Tower to rise from ashes of Ground Zero


NEW YORK - In a ceremony filled with pride and painful memories, New York officials laid a 20-ton slab of granite yesterday as the cornerstone of a new tower at the site of the World Trade Center.

As jets soared overhead on a sunny morning, political leaders pledged that construction of the Freedom Tower - which at 1,776 feet would be the world's tallest building - will be finished on schedule by the end of 2008.

"The terrorists who attacked us hoped to break our spirit, but instead they broke our hearts," said New York Gov. George E. Pataki, who along with other officials dismissed doubts that financing problems might delay completion of the tower.

"How badly they underestimated the resiliency of this city and the resolve of these United States," he said. "In less than three years, we have more than just plans on paper - we place here today the cornerstone, the foundation of a new tower."

Pataki - joined by New York Mayor Michael R. Bloomberg, New Jersey Gov. James E. McGreevey and other leaders - held the invitation-only ceremony before several hundred people in the vast concrete pit of Ground Zero. They entered the site behind a bagpipe procession playing "God Bless America," "I'm a Yankee Doodle Dandy" and other patriotic songs.

Yet others felt mixed emotions.

"I haven't been here since the first anniversary [of the Sept. 11 attacks], and this still causes a lot of anxiety," said Charles Wolf, who lost his wife, Katherine, in the attacks. "I have to keep it under control this morning, and this walk down here is not an easy walk."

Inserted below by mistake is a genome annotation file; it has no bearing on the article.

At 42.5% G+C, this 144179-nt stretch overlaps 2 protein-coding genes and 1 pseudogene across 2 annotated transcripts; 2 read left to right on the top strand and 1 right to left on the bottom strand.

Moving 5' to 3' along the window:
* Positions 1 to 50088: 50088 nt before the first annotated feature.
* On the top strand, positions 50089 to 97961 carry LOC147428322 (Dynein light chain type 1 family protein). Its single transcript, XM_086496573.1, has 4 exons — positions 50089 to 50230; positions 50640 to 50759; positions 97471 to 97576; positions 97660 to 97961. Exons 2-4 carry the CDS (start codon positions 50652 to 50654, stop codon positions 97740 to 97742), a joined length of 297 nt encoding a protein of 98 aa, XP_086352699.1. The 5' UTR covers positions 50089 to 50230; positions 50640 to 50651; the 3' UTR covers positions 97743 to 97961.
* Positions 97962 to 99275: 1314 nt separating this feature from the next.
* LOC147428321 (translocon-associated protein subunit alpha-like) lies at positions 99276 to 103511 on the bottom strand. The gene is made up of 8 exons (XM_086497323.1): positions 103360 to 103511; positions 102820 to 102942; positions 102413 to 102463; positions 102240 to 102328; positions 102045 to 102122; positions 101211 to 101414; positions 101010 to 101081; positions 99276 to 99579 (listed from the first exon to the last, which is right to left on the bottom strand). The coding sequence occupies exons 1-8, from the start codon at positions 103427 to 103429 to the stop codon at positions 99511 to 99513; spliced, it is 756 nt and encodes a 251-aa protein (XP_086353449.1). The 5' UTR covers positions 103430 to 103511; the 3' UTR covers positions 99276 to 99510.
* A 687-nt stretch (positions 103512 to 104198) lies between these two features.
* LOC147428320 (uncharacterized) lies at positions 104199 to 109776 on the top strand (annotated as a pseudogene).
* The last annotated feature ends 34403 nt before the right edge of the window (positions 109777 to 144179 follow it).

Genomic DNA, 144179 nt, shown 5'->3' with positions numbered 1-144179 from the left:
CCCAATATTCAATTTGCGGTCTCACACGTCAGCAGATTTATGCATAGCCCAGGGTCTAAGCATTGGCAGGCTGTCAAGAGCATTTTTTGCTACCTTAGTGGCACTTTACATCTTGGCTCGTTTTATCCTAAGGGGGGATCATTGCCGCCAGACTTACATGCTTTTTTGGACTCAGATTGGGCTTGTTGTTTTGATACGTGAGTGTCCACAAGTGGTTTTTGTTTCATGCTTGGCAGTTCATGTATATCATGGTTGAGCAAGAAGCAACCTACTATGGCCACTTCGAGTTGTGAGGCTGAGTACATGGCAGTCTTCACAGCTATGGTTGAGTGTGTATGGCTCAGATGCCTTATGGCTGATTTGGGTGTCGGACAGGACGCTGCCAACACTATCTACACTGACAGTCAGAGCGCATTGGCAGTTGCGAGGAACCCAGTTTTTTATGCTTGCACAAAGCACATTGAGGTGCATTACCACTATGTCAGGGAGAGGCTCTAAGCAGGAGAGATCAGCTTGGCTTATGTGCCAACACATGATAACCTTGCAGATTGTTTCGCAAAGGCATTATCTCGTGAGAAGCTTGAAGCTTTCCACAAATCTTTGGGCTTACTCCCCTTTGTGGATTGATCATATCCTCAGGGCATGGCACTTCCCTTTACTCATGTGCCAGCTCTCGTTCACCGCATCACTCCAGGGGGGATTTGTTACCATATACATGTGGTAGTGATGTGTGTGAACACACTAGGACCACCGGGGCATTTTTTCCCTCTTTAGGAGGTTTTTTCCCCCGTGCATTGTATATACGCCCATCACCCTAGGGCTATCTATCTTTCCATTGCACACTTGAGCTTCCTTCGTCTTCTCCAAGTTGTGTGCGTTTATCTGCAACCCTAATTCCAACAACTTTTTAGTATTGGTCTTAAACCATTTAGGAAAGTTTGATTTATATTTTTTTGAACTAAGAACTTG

Indeed, some people have opposed construction of the Freedom Tower, arguing that development plans were drawn up too hastily and that the site - which is all that remains of the former twin towers - is sacred, historic ground that should never be dominated by concrete and new office construction.

Yesterday, a cloth draping the cornerstone was pulled away to reveal a simple inscription: "To honor and remember those who lost their lives on Sept. 11, 2001, and as a tribute to the enduring spirit of freedom. - July Fourth, 2004."

Bloomberg acknowledged the pain and suffering that Ground Zero continues to evoke, but he also said the construction of a new tower sent a signal to the world that New York - and America - could be not be defeated by terrorism.

There is also hope that the Freedom Tower will help spur an economic revival in the area, which was hit hard by the terrorist attacks. The sleek, soaring structure - which features a spire that is reminiscent of the Statue of Liberty's torch - is planned as the anchor of the rebuilding effort on the 16-acre site.

When completed, the tower will feature 60,000 square feet of commercial space on ground levels, plus 2.6 million square feet of office space filling 70 stories overhead. Above those offices will be restaurants and an observation deck.

Construction of the building is expected to cost $1.3 billion, according to officials with the Lower Manhattan Development Corp., which has guided the development plan and approved the final blueprint for the site.

The Los Angeles Times is a Tribune Publishing newspaper.

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